On Friday, Fox 26 Reporter Isiah Carey, welcomed Melissa Miranda, Texas State Affairs lead with the Alzheimer’s Association Houston & Southeast Texas, and Mackenzie Henry, who’s mother is diagnosed with Younger-Onset Alzheimer’s to The Isiah Factor to shine a light on the current Texas State Silver-Alert System that does not support people diagnosed with Alzheimer’s who are younger than 65 years of age.
6 in 10 people with Alzheimer’s disease will wander. A person who wanders may not remember his or her name or address, and can become disoriented and lost. A Silver Alert is a public notification system used to broadcast information about missing persons -specifically older adults with Alzheimer’s or other cognitive impairments who may wander- in order to aid in their quick recovery. The Alzheimer’s Association was instrumental in the adoption of the Texas Silver Alert Program in 2007. Currently, when an individual who is 65 years of age or older and has been diagnosed with an impaired mental condition goes missing, local law enforcement can request activation of a Silver Alert to aid in the safe return of the missing person.
More than 350,000 Texans live with Alzheimer’s disease, and it is estimated that about 18,000 are younger than 65 year’s old, suffering from younger-onset Alzheimer’s disease. Although the Silver Alert notification system has played a critical role in locating individuals with Alzheimer’s disease who are 65 years of age or older, the program is currently unavailable to help individuals who are under the age of 65 living with younger-onset Alzheimer’s. These individuals are among some of the most vulnerable in our state. Mobile and able-bodied, persons with younger- onset Alzheimer’s are at high risk of wandering while driving on our roads or by foot into high traffic areas. Their safety and that of the public is of tremendous concern, with a study finding that among those with Alzheimer’s who wander, almost half who are not found within 24 hours, suffer serious injury or death.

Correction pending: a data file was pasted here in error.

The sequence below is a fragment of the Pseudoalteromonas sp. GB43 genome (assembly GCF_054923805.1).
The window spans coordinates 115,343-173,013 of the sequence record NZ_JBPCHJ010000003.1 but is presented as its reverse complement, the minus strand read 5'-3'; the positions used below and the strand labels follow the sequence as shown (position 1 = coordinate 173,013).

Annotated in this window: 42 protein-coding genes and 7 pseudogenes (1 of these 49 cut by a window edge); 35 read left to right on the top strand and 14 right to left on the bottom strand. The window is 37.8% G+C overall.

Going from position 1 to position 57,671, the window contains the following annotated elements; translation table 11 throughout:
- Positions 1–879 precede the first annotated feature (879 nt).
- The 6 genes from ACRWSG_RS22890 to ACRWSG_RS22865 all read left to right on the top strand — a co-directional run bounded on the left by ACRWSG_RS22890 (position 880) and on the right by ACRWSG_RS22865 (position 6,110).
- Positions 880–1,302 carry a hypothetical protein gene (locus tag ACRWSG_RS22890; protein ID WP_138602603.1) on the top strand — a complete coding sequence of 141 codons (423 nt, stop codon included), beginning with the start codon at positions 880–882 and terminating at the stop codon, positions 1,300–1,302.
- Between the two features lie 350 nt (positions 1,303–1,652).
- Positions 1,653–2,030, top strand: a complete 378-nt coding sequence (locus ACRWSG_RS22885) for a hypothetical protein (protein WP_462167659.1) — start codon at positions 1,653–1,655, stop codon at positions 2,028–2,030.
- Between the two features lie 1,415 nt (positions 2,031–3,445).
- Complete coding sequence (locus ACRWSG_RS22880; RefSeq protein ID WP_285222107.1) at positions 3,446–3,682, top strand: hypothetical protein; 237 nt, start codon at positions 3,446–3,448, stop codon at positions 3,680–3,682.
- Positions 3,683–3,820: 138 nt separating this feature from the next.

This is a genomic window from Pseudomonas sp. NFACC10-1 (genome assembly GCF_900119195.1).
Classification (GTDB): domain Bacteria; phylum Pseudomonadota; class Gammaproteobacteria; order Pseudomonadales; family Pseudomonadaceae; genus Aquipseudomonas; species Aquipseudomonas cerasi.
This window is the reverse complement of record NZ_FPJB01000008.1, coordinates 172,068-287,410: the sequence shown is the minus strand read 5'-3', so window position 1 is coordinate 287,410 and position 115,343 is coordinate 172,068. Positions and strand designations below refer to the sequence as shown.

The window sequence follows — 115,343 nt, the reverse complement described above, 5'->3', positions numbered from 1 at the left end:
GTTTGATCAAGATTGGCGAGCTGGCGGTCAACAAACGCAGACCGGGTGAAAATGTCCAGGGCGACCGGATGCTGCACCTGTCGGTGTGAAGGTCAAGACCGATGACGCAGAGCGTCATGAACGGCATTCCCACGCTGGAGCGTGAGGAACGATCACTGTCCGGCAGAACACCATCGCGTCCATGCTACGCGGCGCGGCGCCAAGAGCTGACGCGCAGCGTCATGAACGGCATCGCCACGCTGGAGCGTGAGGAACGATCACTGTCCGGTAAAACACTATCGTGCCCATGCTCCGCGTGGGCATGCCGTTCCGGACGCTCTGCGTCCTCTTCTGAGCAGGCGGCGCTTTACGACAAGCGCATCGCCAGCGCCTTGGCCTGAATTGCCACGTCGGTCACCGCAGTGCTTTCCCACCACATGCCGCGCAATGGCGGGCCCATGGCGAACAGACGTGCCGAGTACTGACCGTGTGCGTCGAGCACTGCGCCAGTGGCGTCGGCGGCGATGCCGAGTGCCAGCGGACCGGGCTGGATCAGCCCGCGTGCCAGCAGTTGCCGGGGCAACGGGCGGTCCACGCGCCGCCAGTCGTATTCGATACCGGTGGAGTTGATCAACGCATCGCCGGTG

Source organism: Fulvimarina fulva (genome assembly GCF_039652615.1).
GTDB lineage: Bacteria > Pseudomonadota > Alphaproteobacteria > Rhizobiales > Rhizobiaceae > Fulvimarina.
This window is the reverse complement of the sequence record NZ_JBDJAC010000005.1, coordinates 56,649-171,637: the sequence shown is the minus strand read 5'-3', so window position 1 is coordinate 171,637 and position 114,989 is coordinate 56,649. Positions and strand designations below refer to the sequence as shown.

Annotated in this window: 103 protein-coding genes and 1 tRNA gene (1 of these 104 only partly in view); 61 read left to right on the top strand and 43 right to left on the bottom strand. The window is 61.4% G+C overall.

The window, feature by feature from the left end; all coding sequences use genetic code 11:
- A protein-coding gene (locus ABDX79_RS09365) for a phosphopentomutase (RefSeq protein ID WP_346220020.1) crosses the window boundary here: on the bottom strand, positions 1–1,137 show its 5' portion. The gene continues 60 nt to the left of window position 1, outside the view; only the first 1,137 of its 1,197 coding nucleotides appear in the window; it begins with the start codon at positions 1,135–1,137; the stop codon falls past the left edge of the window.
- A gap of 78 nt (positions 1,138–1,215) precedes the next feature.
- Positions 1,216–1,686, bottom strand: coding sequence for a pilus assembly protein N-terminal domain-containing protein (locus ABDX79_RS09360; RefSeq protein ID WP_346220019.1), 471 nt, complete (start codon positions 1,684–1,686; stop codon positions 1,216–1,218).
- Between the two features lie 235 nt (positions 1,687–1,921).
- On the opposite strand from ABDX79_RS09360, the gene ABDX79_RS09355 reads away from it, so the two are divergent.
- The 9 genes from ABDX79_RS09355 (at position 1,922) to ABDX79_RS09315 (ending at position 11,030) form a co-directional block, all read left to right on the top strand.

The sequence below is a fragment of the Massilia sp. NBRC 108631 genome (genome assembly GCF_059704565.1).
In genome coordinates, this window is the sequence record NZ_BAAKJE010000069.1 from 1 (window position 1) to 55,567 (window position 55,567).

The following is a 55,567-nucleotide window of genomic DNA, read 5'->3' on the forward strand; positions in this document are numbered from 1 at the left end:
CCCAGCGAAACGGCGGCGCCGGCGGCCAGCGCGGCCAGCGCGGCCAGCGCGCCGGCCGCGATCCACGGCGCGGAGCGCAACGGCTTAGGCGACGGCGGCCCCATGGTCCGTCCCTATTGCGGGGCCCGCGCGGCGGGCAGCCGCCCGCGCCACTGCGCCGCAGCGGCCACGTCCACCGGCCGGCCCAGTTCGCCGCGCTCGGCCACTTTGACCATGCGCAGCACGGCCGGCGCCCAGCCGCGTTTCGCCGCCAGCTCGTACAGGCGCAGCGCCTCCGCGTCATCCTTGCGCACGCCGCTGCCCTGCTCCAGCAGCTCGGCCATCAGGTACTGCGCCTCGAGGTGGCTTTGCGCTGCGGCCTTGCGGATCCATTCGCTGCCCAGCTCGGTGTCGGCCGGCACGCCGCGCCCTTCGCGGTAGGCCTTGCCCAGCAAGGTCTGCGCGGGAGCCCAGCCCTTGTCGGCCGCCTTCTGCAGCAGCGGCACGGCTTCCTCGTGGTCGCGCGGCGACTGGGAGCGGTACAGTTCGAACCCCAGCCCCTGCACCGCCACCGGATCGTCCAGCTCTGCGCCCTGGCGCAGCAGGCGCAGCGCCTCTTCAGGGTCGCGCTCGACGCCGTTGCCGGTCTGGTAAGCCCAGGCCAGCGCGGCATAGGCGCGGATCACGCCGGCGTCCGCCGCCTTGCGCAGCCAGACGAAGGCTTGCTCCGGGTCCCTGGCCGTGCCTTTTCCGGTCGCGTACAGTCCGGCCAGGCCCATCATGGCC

This 85th session of the Texas Legislature, the Alzheimer’s Association has been working with Representative Pickett, Representative Zerwas, and Senator Buckingham to modify the Silver Alert system to ensure that ALL individuals living with Alzheimer’s disease, regardless of their age, have access to this important public safety tool. House Bill 2639 (Pickett) and Senate Bill 1192 (Buckingham) removes the age requirement of 65 years, for persons with a diagnosis of Alzheimer’s disease. The bills provide younger-onset families with the peace of mind knowing that they too can rely on the Silver Alert system to aid in the quick recovery of their loved one with the disease.